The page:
The perspective chosen here is quite low. Dürer thus allows the observer to assume the place of a small animal or insect, and one can indeed almost smell the grass and the fresh, moist earth.
Hase (1502) by Albrecht DürerAlbertina Museum
Dürer shows this animal, posed comfortably and with its ears upraised, in such an artful and lively manner that it feels as if one could reach out and touch every little hair of its fluffy coat. In the hare’s eye, the reflection of a window can be seen—but its place of repose remains undefined:
the animal’s shadow falls on the blank background at right. By doing so, Dürer sought to demonstrate how his artistry could cause the animal to materialize on the paper before our eyes as if it were alive.
Mary among a Multitude of Animals, c. 1503 (c. 1503) by Albrecht DürerAlbertina Museum
Albrecht Dürer’s The Virgin with a Multitude of Animals shows Mary engrossed in a book and the Christ Child leaning far out to the side to pick a flower for his mother. In keeping with the tradition of the Hortus conclusus, a mystical pictorial theme of the late Middle Ages, they sit amidst a paradisiacal garden with flowers and animals of many kinds. This graphical work was created around 1506 during Dürer’s second stay in Venice, perhaps in preparation for a painting.
Kopf des Laute spielenden Engels (Detail aus dem "Rosenkranzfest") (1506) by Albrecht DürerAlbertina Museum
For the studies that he created in Venice in 1506, Dürer frequently used blue Venetian paper. This let the artist use his brush to define lighter and darker areas starting from the paper’s hue.
Kopf des Jesusknaben (Detail aus "Christus unter den Schriftgelehrten") (1506) by Albrecht DürerAlbertina Museum
These head studies, so artfully balanced with each other, were originally composed on a single sheet of paper.
Praying Hands, 1508 (1508) by Albrecht DürerAlbertina Museum
In 1507, Dürer began working on an altarpiece for the Frankfurt merchant Jakob Heller. The final work showed Mary being assumed into heaven as the Apostles look on in wonderment. Several sketches for the Heller Altarpiece have been preserved. In their technique and style, they take after the studies produced on blue paper in Venice but are executed in a far more refined and detailed manner. In the altarpiece itself, the most important work among these Heller sketches—Praying Hands—was used for the apostle kneeling to the right of the empty sarcophagus.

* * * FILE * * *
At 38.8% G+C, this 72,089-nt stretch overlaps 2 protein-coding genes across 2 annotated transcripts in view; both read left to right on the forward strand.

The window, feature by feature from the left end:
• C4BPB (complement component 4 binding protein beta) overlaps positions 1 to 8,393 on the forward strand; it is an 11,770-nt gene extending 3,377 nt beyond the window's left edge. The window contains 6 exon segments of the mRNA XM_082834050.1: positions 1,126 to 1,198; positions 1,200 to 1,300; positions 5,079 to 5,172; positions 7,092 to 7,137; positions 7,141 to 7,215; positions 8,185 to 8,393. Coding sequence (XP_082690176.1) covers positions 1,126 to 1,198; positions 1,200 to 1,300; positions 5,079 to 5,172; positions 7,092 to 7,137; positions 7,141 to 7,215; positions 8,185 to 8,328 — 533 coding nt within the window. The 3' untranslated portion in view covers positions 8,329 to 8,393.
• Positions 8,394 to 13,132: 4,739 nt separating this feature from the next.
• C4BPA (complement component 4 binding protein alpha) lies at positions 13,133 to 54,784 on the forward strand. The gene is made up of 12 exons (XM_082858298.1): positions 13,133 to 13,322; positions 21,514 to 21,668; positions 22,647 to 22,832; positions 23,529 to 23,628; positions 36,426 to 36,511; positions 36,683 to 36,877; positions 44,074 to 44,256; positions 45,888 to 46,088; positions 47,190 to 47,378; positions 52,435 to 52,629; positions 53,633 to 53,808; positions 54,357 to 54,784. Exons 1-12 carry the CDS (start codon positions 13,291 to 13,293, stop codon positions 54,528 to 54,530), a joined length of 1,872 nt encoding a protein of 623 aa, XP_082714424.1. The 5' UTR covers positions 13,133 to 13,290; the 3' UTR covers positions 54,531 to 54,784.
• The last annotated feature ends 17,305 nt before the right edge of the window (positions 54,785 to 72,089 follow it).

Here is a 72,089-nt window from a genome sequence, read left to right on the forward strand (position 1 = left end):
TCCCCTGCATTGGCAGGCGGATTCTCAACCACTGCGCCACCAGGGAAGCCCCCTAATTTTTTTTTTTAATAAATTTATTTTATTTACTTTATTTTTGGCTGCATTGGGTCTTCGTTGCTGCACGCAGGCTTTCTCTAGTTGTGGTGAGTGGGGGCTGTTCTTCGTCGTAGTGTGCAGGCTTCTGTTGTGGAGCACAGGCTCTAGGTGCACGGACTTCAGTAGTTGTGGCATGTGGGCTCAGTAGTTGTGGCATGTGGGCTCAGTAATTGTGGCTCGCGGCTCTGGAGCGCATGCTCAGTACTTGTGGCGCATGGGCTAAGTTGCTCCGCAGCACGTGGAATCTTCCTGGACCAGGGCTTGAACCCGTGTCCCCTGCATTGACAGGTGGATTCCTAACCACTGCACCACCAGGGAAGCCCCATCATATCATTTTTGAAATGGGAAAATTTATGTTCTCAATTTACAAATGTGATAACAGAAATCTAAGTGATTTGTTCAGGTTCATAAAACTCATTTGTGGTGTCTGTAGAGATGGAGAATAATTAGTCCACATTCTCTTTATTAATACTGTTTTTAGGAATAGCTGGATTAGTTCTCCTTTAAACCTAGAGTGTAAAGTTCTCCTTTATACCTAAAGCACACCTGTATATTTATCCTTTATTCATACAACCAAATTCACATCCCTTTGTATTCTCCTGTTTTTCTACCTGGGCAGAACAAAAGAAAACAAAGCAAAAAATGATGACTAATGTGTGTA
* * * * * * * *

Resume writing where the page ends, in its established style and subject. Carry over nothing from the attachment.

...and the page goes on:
Bildnis eines Afrikaners (1508) by Albrecht DürerAlbertina Museum
Dürer drew portraits in chalk, charcoal, ink, and silverpoint, always aiming to exhaust all of the possibilities offered by his chosen technique.
In this portrait of an African man created 1508, he used a sharpened piece of chalk in order to capture the details of his subject’s face, head, and beard in clear lines. To model the face, he then smudged the chalk in order to lend the skin a satiny luster.
Kaiser Maximilian I. (1459-1519) (1518) by Albrecht DürerAlbertina Museum
Maximilian I was Albrecht Dürer’s most prominent patron. The only documented encounter between the artist and the ruler took place on 28 June 1518 during the Imperial Diet in Augsburg. On this occasion, Dürer produced a spontaneous portrait drawing on which he recorded in writing that he had portraited the Emperor in his “kleinen stüble” (small chamber).
In this rendering, he did without the attributes of imperial power and concentrated on capturing the monarch’s personality.
Der Hafen von Antwerpen beim Scheldetor (1520) by Albrecht DürerAlbertina Museum
On 12 July 1520, Dürer set off towards the Netherlands to take part in the coronation of Charles V. He ended up staying in Antwerp for several months. His view of the harbor overlooks the boats moored side by side at the jetty with their jungle of masts and rigging.
Employing his strokes with the greatest efficiency, Dürer gives rise here to an impression of spatial depth and atmosphere.
Head of an Old Man, 1521 (1521) by Albrecht DürerAlbertina Museum
In early 1521, Dürer painted a Portrait of Saint Jerome. He realized Jerome’s head based on a study he had done previously, on which he had noted that it portrays a vigorous 93-year-old man from Antwerp. Brushed drawings represented an opportunity for Dürer to explore painterly values, the textures of various materials, and compositional solutions.
Lesepult mit Büchern (Detail aus dem Gemälde "Der Heilige Hieronymus") (1521) by Albrecht DürerAlbertina Museum
Dürer’s work on St. Jerome was accompanied by further light-dark studies in which he worked out his pictorial idea with a degree of precision that ended up almost exceeding the final painting. In the diary of his journey to the Netherlands, he describes such pages as done in “half-colors”, which makes clear their position at the threshold of being paintings in their own right.
Concept: Dr. Christof Metzger